This study implemented an innovative new model of delivering a Mindfulness-Based Stress Reduction (MBSR) program that replaces six of the eight traditional in-person sessions with group telephonic sessions (tMBSR) and measured the program's impact on the health and well-being of nurses employed within a large health care organization. As part of a nonrandomized pre-post intervention study, 36 nurses completed measures of health, stress, burnout, self-compassion, serenity, and empathy at three points in time. Between baseline (Time 1) and the end of the 8-week tMBSR intervention (Time 2), participants showed improvement in general health, t(37) = 2.8, p < .01, decreased stress, t(37) = 6.8, p < .001, decreased work burnout, t(37) = 4.0, p < .001, and improvement in several other areas. Improvements were sustained 4 months later (Time 3), and individuals who continued their MBSR practice after the program demonstrated better outcomes than those that did not. Findings suggest that the tMBSR program can be a low cost, feasible, and scalable intervention that shows positive impact on health and well-being, and could allow MBSR to be delivered to employees who are otherwise unable to access traditional, on-site programs.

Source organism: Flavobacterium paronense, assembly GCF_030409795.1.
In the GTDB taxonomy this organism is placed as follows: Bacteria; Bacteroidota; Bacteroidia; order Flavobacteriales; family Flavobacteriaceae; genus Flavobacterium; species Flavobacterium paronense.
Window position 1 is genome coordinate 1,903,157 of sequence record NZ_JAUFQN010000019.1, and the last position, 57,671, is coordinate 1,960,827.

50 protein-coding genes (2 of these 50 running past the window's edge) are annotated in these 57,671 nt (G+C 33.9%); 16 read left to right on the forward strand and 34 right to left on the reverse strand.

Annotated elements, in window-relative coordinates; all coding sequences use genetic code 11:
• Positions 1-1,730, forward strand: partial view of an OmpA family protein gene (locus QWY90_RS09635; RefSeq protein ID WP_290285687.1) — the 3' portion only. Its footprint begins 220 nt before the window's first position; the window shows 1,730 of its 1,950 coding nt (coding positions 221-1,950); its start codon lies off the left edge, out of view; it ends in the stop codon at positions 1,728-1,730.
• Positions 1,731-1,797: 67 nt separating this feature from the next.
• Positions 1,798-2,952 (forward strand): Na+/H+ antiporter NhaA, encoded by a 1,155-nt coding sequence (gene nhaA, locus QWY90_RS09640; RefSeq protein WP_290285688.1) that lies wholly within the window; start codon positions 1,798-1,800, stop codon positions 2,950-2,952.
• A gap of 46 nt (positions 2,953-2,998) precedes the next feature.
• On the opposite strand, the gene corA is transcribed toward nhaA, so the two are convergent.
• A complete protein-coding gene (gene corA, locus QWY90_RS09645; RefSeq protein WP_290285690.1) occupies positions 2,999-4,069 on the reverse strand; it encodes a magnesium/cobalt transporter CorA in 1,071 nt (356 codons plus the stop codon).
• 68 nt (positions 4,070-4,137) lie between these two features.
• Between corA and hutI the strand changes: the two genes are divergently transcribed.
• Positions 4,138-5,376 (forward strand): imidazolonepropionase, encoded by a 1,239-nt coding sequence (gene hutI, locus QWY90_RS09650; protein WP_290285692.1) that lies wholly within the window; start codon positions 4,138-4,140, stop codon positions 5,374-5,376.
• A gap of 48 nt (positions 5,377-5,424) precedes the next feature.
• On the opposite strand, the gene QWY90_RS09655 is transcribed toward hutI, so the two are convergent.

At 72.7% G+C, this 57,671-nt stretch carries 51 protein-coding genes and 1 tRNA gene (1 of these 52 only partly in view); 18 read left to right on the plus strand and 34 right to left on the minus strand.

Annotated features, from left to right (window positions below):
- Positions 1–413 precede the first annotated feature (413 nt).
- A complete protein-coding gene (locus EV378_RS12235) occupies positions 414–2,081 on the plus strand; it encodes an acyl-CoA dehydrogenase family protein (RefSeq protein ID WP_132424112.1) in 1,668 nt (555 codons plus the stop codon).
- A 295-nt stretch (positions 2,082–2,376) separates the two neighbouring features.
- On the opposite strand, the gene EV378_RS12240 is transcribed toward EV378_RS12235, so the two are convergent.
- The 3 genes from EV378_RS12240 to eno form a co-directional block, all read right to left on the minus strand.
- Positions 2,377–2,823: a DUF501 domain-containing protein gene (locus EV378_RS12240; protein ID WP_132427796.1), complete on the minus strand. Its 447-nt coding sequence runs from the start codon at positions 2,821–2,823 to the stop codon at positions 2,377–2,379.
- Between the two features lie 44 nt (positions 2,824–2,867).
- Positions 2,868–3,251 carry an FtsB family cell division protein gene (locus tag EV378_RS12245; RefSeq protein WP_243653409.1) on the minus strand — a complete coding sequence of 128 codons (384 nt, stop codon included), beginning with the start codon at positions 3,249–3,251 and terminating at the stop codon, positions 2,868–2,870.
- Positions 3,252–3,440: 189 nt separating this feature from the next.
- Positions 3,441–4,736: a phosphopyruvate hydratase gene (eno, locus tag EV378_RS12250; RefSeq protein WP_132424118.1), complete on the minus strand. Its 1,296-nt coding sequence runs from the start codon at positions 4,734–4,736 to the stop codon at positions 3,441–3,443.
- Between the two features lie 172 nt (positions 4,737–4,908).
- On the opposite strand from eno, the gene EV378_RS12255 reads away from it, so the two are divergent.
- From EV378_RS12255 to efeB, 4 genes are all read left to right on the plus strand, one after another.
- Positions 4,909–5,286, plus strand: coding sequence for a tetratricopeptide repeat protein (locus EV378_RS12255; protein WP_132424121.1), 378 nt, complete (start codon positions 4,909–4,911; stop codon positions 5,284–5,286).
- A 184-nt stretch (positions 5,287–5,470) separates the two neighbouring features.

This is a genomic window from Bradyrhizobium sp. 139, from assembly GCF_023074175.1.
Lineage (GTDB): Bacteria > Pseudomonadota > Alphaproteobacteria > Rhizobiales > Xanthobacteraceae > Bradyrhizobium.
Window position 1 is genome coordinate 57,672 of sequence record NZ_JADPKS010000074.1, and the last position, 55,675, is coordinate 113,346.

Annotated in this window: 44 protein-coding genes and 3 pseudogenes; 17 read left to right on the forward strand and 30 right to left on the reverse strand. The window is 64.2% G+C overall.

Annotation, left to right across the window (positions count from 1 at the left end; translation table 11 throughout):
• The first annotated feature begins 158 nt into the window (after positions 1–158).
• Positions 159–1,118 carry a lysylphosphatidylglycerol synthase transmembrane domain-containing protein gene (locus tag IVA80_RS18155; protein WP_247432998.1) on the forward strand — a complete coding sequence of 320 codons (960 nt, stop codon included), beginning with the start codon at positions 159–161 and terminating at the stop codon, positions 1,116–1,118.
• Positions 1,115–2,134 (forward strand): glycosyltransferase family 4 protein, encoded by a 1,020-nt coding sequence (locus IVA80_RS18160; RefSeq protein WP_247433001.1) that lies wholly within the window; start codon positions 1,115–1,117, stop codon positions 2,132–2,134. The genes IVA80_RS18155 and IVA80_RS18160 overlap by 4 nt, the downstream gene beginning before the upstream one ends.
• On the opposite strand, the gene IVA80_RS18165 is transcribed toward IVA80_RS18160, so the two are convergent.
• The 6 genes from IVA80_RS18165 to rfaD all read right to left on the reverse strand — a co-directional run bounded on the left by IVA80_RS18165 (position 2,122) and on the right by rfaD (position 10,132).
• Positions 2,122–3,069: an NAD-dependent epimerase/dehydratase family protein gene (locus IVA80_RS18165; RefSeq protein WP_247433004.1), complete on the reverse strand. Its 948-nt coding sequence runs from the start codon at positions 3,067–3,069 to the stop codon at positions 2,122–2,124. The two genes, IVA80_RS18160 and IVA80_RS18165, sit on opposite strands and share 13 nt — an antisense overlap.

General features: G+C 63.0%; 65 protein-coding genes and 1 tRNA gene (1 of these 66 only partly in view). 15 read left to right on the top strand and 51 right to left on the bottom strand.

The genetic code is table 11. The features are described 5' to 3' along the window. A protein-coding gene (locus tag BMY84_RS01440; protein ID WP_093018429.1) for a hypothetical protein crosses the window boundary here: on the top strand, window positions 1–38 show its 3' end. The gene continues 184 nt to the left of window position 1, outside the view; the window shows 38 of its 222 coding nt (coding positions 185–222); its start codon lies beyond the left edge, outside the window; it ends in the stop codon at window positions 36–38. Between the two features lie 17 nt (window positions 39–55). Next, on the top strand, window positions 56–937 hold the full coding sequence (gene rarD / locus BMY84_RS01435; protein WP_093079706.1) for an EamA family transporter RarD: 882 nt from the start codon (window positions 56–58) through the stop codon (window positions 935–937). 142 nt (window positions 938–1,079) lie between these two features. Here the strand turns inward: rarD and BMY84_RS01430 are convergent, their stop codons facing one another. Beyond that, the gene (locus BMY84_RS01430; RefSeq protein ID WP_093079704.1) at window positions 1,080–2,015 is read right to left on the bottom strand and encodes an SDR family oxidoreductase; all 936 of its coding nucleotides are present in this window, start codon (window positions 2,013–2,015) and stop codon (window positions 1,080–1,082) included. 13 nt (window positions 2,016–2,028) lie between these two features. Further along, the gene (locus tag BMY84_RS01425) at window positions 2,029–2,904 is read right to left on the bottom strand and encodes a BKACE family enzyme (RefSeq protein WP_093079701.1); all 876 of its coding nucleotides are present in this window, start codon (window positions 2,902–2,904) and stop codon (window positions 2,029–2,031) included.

Keywords: Mindfulness-Based Stress Reduction (MBSR); burnout; healthcare; meditation; nursing; stress.